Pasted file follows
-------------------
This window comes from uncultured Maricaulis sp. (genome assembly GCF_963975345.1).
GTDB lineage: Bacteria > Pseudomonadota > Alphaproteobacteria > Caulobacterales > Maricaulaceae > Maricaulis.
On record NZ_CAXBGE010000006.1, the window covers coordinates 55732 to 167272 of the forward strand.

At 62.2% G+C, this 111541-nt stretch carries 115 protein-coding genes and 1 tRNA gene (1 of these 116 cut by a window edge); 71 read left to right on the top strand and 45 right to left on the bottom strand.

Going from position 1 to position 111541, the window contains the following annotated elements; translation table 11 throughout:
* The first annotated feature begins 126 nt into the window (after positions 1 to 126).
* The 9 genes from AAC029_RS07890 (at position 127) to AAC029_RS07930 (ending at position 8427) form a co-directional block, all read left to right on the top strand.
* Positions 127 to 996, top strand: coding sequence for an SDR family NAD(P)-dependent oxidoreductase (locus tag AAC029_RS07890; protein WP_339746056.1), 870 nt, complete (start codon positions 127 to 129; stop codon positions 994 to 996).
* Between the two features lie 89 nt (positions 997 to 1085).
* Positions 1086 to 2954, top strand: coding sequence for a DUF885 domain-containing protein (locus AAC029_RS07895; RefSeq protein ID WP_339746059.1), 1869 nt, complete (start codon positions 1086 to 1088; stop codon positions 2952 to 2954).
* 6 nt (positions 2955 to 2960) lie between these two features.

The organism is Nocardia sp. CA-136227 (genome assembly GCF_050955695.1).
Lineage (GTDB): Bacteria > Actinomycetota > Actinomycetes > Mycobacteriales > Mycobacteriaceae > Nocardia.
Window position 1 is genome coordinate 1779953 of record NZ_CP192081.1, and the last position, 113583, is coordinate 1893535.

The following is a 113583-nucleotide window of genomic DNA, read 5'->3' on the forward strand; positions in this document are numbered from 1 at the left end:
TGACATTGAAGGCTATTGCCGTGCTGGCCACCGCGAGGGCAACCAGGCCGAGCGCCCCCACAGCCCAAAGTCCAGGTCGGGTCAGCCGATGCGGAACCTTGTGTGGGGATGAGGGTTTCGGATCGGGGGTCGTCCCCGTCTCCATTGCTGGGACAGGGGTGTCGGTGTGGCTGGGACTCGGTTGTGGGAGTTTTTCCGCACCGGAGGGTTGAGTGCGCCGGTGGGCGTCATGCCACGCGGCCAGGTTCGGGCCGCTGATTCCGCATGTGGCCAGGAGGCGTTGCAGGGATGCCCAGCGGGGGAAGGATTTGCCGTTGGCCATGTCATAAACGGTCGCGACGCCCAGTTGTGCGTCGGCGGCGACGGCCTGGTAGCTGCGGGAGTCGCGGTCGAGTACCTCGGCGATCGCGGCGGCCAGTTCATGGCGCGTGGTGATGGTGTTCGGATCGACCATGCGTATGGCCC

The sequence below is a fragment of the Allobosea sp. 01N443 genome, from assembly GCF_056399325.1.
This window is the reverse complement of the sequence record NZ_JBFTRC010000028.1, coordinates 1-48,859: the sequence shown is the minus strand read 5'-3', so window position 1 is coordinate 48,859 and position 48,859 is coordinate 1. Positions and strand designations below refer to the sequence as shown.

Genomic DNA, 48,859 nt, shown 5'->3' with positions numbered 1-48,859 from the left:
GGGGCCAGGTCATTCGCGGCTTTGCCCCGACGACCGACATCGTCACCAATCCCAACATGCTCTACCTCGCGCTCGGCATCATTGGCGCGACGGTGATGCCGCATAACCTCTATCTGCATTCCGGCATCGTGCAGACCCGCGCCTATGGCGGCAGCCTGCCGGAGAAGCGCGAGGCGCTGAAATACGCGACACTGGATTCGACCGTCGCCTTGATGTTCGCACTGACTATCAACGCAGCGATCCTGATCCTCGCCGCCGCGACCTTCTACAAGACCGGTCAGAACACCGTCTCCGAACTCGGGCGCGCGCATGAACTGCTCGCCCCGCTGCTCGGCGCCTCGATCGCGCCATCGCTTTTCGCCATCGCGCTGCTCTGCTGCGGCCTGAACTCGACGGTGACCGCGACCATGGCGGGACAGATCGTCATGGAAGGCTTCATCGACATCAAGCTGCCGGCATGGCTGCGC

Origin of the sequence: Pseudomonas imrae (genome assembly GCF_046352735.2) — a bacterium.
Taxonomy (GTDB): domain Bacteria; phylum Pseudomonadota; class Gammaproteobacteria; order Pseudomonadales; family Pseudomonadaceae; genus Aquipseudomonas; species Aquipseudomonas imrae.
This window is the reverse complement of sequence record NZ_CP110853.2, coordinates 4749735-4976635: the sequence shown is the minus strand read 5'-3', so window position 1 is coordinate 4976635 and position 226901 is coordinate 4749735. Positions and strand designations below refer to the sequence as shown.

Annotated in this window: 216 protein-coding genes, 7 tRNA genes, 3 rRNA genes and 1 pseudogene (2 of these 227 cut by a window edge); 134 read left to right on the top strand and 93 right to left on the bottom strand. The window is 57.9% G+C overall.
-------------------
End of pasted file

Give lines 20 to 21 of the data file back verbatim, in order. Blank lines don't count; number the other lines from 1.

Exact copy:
GGGGCCAGGTCATTCGCGGCTTTGCCCCGACGACCGACATCGTCACCAATCCCAACATGCTCTACCTCGCGCTCGGCATCATTGGCGCGACGGTGATGCCGCATAACCTCTATCTGCATTCCGGCATCGTGCAGACCCGCGCCTATGGCGGCAGCCTGCCGGAGAAGCGCGAGGCGCTGAAATACGCGACACTGGATTCGACCGTCGCCTTGATGTTCGCACTGACTATCAACGCAGCGATCCTGATCCTCGCCGCCGCGACCTTCTACAAGACCGGTCAGAACACCGTCTCCGAACTCGGGCGCGCGCATGAACTGCTCGCCCCGCTGCTCGGCGCCTCGATCGCGCCATCGCTTTTCGCCATCGCGCTGCTCTGCTGCGGCCTGAACTCGACGGTGACCGCGACCATGGCGGGACAGATCGTCATGGAAGGCTTCATCGACATCAAGCTGCCGGCATGGCTGCGC

Origin of the sequence: Pseudomonas imrae (genome assembly GCF_046352735.2) — a bacterium.